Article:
The study of metabolites in our sewage systems is not new, but there are particular difficulties with identifying the metabolites from new psychoactive substances, or “legal highs”. The authors describe a wide range of sample collection methodologies and their analysis with mass spectrometry.
This article gives a most useful overview of the analysis and sequencing of nucleic acids by matrix-assisted laser desorption/ionisation mass spectrometry, which should interest all readers and may well serve as a useful tutorial article.
There are a number of advantages of Raman microspectroscopy, including its the ease of its application, as in many cases no or very little sample preparation is needed and the experiments are performed at atmospheric pressure.
Lithium ion batteries power most of the electrical devices we rely on every day. As well as mobile phones, laptops and tablets, they are finding increasing use in vehicles, with electric cars not uncommon on our streets. This article is from a young scientist who has won help for her research through an instrument company’s support programme. You can find out more, read the article and even apply yourself.
It is not every issue that one of our articles starts with a quotation in medieval English, and it is appropriate as two of our articles cover the use of spectroscopy in cultural heritage. This is yet another field where the rich information provided by spectroscopy, along with its non-destructive nature (for many techniques), portability and ability to generate chemical images make it the answer to many questions. Kate Nicholson, Andrew Beeby and Richard Gameson are responsible for the medieval English at the start of their article “Shedding light on medieval manuscripts”. They describe the general use of Raman spectroscopy for the analysis of historical artefacts, and, in particular, their work on medieval European manuscripts and 18th century watercolour pigments. They stess the importance of checking the actual laser power density to avoid damage to priceless artefacts.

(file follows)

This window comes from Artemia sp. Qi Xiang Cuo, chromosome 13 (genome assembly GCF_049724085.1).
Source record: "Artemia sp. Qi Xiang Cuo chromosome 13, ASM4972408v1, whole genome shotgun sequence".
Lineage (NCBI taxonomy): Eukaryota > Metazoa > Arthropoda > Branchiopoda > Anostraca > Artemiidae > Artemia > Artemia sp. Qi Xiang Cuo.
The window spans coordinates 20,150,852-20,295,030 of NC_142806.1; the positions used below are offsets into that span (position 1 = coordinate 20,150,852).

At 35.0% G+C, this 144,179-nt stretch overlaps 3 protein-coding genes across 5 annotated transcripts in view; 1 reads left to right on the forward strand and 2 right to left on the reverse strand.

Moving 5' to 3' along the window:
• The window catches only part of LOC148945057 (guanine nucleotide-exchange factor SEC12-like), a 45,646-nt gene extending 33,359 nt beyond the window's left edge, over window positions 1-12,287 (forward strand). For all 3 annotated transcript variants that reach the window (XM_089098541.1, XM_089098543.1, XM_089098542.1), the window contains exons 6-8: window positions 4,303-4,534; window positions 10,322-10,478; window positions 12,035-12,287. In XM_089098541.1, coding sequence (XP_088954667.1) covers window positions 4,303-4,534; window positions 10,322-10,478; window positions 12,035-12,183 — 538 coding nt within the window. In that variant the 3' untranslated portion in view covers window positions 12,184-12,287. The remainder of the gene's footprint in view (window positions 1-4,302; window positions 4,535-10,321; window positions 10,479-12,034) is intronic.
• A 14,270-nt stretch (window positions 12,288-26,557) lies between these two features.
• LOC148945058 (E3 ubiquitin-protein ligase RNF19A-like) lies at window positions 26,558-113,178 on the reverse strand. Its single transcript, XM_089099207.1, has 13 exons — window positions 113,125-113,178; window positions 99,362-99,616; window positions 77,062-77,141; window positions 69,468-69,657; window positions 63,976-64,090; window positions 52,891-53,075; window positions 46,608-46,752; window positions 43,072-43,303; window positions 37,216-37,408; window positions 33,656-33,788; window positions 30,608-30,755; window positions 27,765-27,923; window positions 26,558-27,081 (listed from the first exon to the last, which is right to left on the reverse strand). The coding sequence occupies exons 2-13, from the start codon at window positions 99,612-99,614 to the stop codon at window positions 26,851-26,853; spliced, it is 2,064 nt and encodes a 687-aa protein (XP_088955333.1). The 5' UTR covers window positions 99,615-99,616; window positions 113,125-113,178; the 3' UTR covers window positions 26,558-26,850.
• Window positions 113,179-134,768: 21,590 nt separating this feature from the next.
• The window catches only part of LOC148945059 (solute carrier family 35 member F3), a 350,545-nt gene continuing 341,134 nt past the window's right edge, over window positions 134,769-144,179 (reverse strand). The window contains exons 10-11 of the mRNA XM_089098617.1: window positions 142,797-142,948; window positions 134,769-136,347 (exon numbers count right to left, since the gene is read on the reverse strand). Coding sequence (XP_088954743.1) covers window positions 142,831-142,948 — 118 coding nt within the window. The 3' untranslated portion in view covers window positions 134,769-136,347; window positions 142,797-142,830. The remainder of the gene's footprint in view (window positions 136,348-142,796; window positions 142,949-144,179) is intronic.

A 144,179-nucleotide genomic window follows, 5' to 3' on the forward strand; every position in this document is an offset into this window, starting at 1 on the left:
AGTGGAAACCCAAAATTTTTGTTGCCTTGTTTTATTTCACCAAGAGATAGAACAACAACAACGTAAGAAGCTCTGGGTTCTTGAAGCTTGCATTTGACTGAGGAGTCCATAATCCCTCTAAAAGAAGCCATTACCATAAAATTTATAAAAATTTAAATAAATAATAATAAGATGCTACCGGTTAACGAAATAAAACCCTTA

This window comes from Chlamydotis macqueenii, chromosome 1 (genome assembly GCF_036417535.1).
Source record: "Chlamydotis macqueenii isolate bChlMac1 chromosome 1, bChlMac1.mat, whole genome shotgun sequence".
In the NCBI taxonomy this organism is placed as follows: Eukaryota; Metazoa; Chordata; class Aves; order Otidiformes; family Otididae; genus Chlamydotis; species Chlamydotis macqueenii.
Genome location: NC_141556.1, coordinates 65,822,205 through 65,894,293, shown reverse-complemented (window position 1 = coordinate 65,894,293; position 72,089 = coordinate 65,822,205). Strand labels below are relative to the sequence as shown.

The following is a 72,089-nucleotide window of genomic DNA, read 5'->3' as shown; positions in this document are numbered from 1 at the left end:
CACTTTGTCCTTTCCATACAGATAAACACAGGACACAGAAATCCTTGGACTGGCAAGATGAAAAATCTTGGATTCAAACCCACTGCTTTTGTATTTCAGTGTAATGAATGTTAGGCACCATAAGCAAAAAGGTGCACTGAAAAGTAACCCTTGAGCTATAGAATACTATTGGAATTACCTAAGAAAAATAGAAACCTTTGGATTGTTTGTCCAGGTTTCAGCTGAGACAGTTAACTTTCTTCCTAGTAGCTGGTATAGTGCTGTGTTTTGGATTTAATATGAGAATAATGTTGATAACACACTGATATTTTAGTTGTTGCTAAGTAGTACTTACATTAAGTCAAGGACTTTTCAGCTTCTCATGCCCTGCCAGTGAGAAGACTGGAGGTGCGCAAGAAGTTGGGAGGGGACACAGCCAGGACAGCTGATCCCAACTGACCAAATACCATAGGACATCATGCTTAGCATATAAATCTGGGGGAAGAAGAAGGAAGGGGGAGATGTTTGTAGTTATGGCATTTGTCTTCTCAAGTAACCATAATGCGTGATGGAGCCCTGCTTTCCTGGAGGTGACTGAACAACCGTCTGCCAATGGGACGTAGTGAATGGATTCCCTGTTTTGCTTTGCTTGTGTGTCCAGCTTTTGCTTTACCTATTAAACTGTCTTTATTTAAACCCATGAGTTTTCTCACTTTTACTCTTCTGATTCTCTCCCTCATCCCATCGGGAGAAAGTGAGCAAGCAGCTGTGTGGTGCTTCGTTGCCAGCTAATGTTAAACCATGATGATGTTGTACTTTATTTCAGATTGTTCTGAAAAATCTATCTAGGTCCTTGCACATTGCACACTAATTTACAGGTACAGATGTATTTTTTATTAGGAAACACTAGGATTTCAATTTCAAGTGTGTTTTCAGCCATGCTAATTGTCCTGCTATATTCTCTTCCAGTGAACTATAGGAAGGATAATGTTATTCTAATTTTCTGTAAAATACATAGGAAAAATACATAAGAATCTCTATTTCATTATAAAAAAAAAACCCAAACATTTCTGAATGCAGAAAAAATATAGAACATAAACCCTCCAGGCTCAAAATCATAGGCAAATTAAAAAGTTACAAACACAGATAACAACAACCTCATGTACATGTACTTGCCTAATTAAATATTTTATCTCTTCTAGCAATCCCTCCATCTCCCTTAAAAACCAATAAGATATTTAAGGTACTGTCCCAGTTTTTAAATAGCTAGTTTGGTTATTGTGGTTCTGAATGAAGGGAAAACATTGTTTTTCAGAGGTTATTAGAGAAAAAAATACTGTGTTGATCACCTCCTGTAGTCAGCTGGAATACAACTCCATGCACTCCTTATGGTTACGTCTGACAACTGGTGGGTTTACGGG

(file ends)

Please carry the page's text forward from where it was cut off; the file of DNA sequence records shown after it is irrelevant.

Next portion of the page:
- The application of Fourier transform infrared, near infrared and X-ray fluorescence spectroscopy to soil analysis
- TISCH—Terahertz Imaging and Spectroscopy in Cultural Heritage: applications in archaeology, architecture and art conservation science
- Infrared spectroscopic techniques for the non-invasive and rapid quality control of Chinese traditional medicine Si-Wu-Tang
- Synchrotron-based micro Fourier transform infrared mapping to investigate the spatial distribution of amorphous and crystalline calcium carbonate in earthworm-secreted calcium carbonate balls
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